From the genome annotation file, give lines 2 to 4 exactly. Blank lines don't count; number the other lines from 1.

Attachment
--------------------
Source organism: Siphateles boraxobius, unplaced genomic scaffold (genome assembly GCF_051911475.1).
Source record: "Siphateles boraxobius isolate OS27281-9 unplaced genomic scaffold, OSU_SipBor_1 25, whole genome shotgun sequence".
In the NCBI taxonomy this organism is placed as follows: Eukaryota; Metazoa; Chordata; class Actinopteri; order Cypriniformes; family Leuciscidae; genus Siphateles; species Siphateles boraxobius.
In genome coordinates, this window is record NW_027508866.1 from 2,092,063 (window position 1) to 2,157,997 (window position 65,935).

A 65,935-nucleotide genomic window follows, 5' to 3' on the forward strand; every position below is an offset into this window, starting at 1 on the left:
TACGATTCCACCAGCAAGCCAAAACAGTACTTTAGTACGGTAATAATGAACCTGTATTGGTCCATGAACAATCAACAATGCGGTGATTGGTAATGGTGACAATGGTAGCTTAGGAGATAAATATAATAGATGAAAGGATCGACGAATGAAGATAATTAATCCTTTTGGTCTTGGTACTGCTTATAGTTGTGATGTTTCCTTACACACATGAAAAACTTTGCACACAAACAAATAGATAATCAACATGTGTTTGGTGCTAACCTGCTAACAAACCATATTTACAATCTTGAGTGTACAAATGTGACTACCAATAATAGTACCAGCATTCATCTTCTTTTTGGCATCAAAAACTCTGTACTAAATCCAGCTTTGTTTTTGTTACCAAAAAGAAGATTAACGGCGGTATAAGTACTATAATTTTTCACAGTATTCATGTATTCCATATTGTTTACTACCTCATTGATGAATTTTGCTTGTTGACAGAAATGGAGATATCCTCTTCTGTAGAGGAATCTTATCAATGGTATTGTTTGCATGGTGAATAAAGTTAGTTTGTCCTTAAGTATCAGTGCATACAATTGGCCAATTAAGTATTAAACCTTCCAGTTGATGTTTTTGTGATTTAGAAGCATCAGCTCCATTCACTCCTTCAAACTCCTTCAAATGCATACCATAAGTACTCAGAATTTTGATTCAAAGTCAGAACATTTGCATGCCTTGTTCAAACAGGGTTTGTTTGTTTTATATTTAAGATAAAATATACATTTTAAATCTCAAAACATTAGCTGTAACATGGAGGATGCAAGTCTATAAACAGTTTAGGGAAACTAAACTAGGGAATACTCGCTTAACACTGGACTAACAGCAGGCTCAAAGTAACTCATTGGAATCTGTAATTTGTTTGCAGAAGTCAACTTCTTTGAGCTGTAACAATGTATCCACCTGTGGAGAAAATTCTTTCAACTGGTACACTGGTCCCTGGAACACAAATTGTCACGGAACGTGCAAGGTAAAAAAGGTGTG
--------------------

Source record: "Siphateles boraxobius isolate OS27281-9 unplaced genomic scaffold, OSU_SipBor_1 25, whole genome shotgun sequence".
In the NCBI taxonomy this organism is placed as follows: Eukaryota; Metazoa; Chordata; class Actinopteri; order Cypriniformes; family Leuciscidae; genus Siphateles; species Siphateles boraxobius.
In genome coordinates, this window is record NW_027508866.1 from 2,092,063 (window position 1) to 2,157,997 (window position 65,935).